By Danny Wicentowski
By Lindsay Toler
By RFT Staff
By Lindsay Toler
By Allison Babka
By Lindsay Toler
By Lindsay Toler
By Ray Downs
Wednesday lunches at St. Raymond's Hall, just south of Ralston Purina on Chouteau Avenue, are more than just a place to line up, cafeteria-style, to get stuffed grape leaves, lentils with rice, spinach pies, kibbi and other Middle Eastern delicacies. The weekly gatherings are a throwback to the politics and dynamics of the past -- where lawyers, judges, City Hall types, union officials and working stiffs gather to see and be seen and to catch up on the latest gossip.
With the garish chandeliers and mirrored ceiling tiles, the '70s-era church hall at 939 Lebanon Dr. resembles a casino without slot machines. Running the show is Francis R. Slay, a short, balding, friendly man who works the room, hopping from table to table. He greets regulars with a handshake and sometimes a hug. He revels in the give-and-take.
Politics comes naturally to Slay, a longtime restaurateur who has held political office most of his adult life and whose father, Joseph, was an alderman in the 1940s. Slay served in the state Legislature, was city recorder of deeds and remains Democratic committeeman in the 23rd Ward, an elected position he's held for more than 30 years.
In his office at St. Raymond's, behind a locked glass door, the 73-year-old Slay takes care of business. Visitors tap on the door, and, one by one, Slay buzzes them in. A partially smoked Te-Amo cigar is balanced on the edge of the committeeman's desk. One man wants to know if "Mr. Slay" will be at the church hall at 7 a.m. the next day for a delivery. Another wants to pick up a card to register his wife so she can vote. Slay answers their questions; he takes care of things.
This, Slay explains, is what a politician does -- and he makes no apologies:
"I'm in politics. I'm very proud to be a politician. The only way you get something done is through politics. I'm not saying through the back door and the side door. But you know people, you study people and you work with them. The average person off the street, if they want something done, how are they going to go down to City Hall and get this done? They don't know all the positions and the right person to see. That is my job as committeeman, to go and see what has to be done for the people."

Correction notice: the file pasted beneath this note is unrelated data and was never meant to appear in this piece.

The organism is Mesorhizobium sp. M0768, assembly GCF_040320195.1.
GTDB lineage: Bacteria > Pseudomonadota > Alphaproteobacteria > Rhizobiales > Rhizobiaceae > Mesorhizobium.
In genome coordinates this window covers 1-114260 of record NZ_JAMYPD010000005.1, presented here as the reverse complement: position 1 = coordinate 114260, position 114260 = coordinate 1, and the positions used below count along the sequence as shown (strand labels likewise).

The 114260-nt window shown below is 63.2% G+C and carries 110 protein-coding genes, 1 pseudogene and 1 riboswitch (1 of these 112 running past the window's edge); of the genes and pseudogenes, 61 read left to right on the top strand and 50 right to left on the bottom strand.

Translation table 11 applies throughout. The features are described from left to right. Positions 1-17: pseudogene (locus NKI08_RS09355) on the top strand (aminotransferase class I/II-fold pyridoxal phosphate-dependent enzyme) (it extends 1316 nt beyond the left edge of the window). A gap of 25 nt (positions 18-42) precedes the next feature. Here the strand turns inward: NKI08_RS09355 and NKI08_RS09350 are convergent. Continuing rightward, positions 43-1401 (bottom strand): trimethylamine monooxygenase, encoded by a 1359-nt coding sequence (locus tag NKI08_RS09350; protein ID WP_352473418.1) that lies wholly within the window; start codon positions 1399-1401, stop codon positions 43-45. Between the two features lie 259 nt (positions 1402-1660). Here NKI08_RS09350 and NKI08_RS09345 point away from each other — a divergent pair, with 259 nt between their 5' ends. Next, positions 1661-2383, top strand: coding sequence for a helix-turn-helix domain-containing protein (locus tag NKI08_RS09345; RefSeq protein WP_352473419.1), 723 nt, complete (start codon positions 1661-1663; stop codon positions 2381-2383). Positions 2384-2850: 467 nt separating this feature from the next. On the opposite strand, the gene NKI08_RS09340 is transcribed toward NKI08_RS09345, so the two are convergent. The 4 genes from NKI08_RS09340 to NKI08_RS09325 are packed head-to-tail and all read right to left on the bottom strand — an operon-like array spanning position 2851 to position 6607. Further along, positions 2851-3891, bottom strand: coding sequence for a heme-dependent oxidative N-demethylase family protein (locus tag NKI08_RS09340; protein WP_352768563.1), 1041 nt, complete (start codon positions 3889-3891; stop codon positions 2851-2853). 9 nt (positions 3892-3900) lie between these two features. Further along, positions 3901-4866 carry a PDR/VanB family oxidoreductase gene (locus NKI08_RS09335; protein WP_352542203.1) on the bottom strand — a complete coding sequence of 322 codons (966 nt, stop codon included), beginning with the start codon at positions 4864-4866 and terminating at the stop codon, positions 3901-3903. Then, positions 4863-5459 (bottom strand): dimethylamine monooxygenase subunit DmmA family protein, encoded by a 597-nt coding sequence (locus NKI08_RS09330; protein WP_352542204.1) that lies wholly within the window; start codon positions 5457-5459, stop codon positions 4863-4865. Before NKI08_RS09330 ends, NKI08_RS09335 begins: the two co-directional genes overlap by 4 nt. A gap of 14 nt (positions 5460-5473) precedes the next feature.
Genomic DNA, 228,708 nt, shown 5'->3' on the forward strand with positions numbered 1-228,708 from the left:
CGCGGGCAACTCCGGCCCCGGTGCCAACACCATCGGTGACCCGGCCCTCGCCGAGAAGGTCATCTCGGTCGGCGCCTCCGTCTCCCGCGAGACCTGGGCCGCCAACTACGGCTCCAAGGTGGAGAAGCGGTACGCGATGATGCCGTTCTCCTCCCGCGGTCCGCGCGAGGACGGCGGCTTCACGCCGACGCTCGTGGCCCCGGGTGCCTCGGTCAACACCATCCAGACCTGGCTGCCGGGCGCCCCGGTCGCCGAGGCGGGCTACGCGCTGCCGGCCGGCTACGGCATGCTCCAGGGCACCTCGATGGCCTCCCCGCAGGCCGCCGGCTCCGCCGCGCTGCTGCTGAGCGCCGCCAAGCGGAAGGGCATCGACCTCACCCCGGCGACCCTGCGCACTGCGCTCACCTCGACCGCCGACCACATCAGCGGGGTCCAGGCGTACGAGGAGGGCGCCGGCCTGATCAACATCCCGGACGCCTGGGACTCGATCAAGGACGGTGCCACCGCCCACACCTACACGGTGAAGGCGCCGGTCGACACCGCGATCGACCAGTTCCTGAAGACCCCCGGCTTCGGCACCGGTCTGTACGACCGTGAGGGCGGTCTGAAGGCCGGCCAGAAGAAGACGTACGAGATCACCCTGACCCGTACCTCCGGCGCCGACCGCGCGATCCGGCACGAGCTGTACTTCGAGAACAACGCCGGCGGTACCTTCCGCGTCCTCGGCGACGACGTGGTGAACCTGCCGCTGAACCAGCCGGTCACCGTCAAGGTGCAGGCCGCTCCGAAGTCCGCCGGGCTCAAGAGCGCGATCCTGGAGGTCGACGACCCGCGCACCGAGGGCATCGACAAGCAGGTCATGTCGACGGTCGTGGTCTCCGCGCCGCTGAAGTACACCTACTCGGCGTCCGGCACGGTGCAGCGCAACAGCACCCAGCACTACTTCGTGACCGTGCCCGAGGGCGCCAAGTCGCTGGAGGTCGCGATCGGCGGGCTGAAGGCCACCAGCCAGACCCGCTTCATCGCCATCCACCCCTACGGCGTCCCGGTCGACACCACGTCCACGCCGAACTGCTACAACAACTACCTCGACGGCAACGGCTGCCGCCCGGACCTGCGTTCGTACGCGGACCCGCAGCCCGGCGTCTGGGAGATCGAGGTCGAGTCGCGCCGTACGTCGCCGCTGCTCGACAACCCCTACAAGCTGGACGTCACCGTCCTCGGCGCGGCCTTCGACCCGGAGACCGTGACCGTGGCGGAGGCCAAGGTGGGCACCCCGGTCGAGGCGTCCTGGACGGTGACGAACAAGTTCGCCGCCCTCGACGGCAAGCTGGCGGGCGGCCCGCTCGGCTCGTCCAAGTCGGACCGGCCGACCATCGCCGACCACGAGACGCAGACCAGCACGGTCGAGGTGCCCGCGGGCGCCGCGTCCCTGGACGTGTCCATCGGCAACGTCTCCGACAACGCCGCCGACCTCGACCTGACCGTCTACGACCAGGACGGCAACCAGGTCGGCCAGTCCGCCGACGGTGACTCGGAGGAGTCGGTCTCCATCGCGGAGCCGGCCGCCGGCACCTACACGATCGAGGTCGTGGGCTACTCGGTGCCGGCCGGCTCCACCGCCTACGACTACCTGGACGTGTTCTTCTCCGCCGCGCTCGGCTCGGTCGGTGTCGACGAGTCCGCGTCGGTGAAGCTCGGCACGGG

When it comes to getting things done in City Hall, Slay says that despite his political calling, one thing he says he never really wanted to do was become mayor. Too time-consuming for a father of 11 kids, he says. And if one of his sons happens to be elected mayor in April, Slay insists it's not because he was pushing to realize some unfulfilled paternal ambition.
In fact, Slay says, he wanted his second-oldest, Francis G., to go into the other family business, the restaurant business. Even though he worked part-time for 10 years at Slay's on Watson Road as a host and bartender when he was a student, the younger Slay wanted no part of restaurants. Politics was another matter. After graduating from law school and spending five years with a politically connected downtown law firm, he was appointed in 1985 as the Democratic candidate for 23rd Ward alderman after Nellene Joyce died. A political career had begun, though Slay the father insists there was no master plan and that his son is not a polished, programmed product spun from some dated, stereotypical big-city political machine.
"That's what gets me," the old man says. "Francis is not from the old-school machine. He isn't. He isn't. And if they say he is, they're nuts. He's not a machine, but he is a politician. And he'll tell you he's a politician. And it takes a politician to move our city forward."
The implication is that the image that Mayor Clarence Harmon promoted four years ago has backfired. Harmon, a former police chief, was elected in 1997 largely on his reputation as a "nonpolitician" -- a town sheriff, almost -- who was sent by voters to clean the cobwebs and corruption from City Hall. Four years later, the ex-chief may have achieved some of his image goals for City Hall, but complaints have mounted about a lack of movement and action in his administration. "This mayor is not a politician," the elder Slay says. "He doesn't know how to move the city forward.
""Politician' is not a bad word. It's how you do it. It's like anybody else. They can say car dealers are thieves and doctors are this or that. It's not true. You have to take an individual -- regardless of what field they're in -- you got to take them as theyare. They either do a fine job or do a bad job. Just like if someone would fix your washing machine, if they do a bad job, you would never call them back. Right?"
In a city where the current City Hall was first occupied in 1898 and the binding city charter was adopted in 1914, maybe it's fitting that in times of trouble -- and believe it, these are troubled times for the city -- one of favorites in the mayor's race is a new kid from an old school. Francis G. Slay, aldermanic president and mayoral candidate, may have all the spit and polish of the young urban professional that he is, but beneath that exterior are genetic and environmental links to politics the way it used to be. And father and son aren't at all ashamed of that.